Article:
McDonald Steel Sees Big Boost With Infrastructure Bill
McDONALD, Ohio – A $1 trillion infrastructure bill poised for President Biden’s signature means “outstanding growth,” for a local steel company that manufactures components for bridges and railways, its president says.
“We’re busy right now,” says Jim Grasso, president of McDonald Steel Corp., noting that order inquiries have stepped up since the U.S. House of Representatives passed the massive bill last week. “We’re optimistic that it will even get busier.”
Grasso says that the bill appropriates more than $100 billion for bridges and close to $75 billion for railways, two of the major segments McDonald Steel engages in.
Recently, the company hired six new hourly employees and he hopes that McDonald Steel could add more depending on how business improves as spending from the bill frees up.
The company employs about 85, he says.
Grasso and other McDonald executives joined U.S. Sen. Sherrod Brown, members of organized labor, and local business officials for a press event and tour at McDonald Steel’s mill Wednesday afternoon.
Brown says the new bill covers rebuilding infrastructure networks such as water systems, bridges and railroads. More importantly, he says that the bill contains a stringent “Buy American” amendment, which compels companies to use materials manufactured in the United States.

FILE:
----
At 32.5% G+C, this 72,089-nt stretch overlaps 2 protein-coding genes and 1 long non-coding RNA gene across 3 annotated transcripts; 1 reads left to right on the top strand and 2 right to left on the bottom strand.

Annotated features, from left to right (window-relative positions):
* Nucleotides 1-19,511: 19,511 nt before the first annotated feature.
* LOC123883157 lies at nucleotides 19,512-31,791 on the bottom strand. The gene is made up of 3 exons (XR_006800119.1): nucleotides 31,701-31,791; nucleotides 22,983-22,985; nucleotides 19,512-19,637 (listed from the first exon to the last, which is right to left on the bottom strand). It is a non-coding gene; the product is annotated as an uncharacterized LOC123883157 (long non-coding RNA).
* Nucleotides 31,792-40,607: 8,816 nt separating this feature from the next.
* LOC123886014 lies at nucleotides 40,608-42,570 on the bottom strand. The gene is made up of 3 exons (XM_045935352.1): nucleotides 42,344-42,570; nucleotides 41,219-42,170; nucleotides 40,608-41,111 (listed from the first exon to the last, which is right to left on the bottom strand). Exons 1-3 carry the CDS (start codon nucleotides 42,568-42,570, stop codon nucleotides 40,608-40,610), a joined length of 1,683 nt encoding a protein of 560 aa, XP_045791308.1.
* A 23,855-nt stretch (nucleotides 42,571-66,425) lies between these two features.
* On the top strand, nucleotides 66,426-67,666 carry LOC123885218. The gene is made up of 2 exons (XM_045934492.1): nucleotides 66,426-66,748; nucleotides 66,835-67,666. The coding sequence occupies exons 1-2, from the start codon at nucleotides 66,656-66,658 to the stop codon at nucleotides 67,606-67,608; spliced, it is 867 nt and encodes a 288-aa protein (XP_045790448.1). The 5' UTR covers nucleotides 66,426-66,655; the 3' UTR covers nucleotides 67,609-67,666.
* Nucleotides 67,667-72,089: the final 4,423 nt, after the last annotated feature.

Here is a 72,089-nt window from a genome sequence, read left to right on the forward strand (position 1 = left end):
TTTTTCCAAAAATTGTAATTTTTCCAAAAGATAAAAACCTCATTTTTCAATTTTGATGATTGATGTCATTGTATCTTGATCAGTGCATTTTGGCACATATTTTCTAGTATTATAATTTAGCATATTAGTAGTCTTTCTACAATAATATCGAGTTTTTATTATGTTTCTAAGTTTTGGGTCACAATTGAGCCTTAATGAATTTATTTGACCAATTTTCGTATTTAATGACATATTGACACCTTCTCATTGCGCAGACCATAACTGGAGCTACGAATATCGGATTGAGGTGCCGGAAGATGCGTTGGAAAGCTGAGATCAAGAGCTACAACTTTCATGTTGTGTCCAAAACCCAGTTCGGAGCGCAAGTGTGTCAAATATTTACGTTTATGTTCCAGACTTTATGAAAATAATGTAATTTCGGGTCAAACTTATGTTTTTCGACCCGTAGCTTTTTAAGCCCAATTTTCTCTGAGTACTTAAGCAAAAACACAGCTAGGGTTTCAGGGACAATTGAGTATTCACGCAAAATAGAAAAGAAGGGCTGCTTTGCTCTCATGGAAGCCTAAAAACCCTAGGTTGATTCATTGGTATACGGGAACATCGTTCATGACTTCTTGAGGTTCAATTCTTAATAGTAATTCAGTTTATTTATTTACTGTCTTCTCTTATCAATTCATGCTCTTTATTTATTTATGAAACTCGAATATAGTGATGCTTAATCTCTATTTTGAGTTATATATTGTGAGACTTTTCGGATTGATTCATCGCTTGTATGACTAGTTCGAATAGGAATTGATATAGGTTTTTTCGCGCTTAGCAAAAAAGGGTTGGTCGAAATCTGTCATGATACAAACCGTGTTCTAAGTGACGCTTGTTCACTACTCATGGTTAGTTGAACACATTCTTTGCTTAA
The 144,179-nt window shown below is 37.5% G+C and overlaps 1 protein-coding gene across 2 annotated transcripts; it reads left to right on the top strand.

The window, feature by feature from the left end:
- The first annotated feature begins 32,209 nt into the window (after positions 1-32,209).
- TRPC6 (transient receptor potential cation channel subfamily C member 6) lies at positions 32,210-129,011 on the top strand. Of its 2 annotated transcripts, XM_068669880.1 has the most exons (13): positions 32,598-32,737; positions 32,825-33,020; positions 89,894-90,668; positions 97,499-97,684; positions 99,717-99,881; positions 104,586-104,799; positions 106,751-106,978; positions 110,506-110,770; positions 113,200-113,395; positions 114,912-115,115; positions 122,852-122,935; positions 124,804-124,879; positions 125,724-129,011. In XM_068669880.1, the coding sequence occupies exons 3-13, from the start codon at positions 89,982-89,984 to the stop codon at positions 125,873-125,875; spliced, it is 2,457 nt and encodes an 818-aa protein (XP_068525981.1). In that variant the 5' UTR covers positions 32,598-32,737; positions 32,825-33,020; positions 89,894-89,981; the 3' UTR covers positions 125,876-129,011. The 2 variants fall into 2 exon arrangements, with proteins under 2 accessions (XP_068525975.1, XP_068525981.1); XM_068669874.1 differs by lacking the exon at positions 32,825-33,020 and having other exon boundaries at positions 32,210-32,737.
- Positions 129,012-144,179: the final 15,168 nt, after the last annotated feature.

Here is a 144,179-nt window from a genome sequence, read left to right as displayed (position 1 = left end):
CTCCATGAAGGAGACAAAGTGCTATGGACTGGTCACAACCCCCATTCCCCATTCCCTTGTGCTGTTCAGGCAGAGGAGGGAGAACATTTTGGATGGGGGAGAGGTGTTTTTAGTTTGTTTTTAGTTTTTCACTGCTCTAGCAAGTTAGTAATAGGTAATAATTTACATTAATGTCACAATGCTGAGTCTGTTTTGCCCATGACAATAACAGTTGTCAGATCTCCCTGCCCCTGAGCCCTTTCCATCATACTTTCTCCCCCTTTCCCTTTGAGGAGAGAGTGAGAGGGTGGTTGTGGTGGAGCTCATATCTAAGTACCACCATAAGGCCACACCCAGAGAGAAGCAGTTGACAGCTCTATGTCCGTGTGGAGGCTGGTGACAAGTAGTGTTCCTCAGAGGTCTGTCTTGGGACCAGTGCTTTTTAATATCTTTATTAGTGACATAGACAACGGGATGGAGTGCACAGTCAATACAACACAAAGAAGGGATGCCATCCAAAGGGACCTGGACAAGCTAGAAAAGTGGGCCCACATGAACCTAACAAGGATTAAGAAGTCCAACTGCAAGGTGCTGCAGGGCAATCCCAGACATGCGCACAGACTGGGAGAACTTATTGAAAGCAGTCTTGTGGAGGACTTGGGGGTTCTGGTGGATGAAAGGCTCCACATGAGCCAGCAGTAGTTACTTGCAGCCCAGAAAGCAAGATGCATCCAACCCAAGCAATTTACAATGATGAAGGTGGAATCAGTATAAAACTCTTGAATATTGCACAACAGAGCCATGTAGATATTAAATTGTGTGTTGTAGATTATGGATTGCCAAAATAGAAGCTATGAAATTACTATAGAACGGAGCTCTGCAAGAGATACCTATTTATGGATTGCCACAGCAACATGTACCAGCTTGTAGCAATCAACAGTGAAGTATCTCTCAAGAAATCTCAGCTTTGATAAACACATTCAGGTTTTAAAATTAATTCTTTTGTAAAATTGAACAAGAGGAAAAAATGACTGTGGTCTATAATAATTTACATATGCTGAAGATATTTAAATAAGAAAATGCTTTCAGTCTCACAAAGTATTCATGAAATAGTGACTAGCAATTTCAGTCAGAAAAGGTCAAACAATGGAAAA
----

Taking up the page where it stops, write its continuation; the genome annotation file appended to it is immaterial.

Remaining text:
“We have a provision that senator Portman and I worked together on for the strongest Buy American provisions ever in U.S. law,” he says.
Mike Havalo, vice president of sales and marketing, says bridges and railroad components make up more than half of the company’s market share. McDonald produces these parts on the plant’s 14-inch mill.
“Today, we’re actually producing on the mill today that is steel grid deck that is finishing up the Ambassador Bridge and the Newburgh Beacon Bridge,” he says.
McDonald Steel opened its doors in 1981 in the wake of the shutdowns in the steel industry across the Mahoning Valley.
The plant was originally part of U.S. Steel’s McDonald Works, which was constructed in 1918 by Tom McDonald, one of Andrew Carnegie’s chief associates.
Pictured: U.S. Sen. Sherrod Brown meets with McDonald Steel President Jim Grasso and Jerry Moxley, director of operations.
Copyright 2022 The Business Journal, Youngstown, Ohio.